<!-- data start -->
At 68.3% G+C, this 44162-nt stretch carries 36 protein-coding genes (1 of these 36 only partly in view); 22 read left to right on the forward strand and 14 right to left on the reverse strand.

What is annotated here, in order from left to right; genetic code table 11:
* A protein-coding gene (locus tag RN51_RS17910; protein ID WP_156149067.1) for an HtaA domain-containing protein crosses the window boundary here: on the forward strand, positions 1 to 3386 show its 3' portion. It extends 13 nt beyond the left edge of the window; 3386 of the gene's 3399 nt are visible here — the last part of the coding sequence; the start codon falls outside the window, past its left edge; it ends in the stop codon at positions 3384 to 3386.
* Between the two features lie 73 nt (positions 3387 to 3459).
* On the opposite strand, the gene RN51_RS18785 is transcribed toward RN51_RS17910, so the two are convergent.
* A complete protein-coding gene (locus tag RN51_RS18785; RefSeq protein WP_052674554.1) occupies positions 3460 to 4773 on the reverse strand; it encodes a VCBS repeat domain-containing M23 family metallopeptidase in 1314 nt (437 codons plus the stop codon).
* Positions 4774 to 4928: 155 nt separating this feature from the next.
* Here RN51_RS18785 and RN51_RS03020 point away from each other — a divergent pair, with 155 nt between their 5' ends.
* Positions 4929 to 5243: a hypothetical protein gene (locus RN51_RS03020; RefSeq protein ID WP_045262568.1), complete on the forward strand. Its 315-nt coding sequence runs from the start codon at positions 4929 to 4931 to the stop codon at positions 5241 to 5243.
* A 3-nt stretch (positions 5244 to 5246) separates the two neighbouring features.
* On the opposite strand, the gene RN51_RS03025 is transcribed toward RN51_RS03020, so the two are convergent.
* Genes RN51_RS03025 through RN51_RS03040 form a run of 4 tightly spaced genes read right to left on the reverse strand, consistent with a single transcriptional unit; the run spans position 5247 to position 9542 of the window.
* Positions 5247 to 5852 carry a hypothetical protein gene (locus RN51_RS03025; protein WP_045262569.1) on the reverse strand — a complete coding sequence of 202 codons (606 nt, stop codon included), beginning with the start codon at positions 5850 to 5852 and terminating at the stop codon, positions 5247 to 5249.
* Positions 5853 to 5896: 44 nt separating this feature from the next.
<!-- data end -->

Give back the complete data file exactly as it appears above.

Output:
At 68.3% G+C, this 44162-nt stretch carries 36 protein-coding genes (1 of these 36 only partly in view); 22 read left to right on the forward strand and 14 right to left on the reverse strand.

What is annotated here, in order from left to right; genetic code table 11:
* A protein-coding gene (locus tag RN51_RS17910; protein ID WP_156149067.1) for an HtaA domain-containing protein crosses the window boundary here: on the forward strand, positions 1 to 3386 show its 3' portion. It extends 13 nt beyond the left edge of the window; 3386 of the gene's 3399 nt are visible here — the last part of the coding sequence; the start codon falls outside the window, past its left edge; it ends in the stop codon at positions 3384 to 3386.
* Between the two features lie 73 nt (positions 3387 to 3459).
* On the opposite strand, the gene RN51_RS18785 is transcribed toward RN51_RS17910, so the two are convergent.
* A complete protein-coding gene (locus tag RN51_RS18785; RefSeq protein WP_052674554.1) occupies positions 3460 to 4773 on the reverse strand; it encodes a VCBS repeat domain-containing M23 family metallopeptidase in 1314 nt (437 codons plus the stop codon).
* Positions 4774 to 4928: 155 nt separating this feature from the next.
* Here RN51_RS18785 and RN51_RS03020 point away from each other — a divergent pair, with 155 nt between their 5' ends.
* Positions 4929 to 5243: a hypothetical protein gene (locus RN51_RS03020; RefSeq protein ID WP_045262568.1), complete on the forward strand. Its 315-nt coding sequence runs from the start codon at positions 4929 to 4931 to the stop codon at positions 5241 to 5243.
* A 3-nt stretch (positions 5244 to 5246) separates the two neighbouring features.
* On the opposite strand, the gene RN51_RS03025 is transcribed toward RN51_RS03020, so the two are convergent.
* Genes RN51_RS03025 through RN51_RS03040 form a run of 4 tightly spaced genes read right to left on the reverse strand, consistent with a single transcriptional unit; the run spans position 5247 to position 9542 of the window.
* Positions 5247 to 5852 carry a hypothetical protein gene (locus RN51_RS03025; protein WP_045262569.1) on the reverse strand — a complete coding sequence of 202 codons (606 nt, stop codon included), beginning with the start codon at positions 5850 to 5852 and terminating at the stop codon, positions 5247 to 5249.
* Positions 5853 to 5896: 44 nt separating this feature from the next.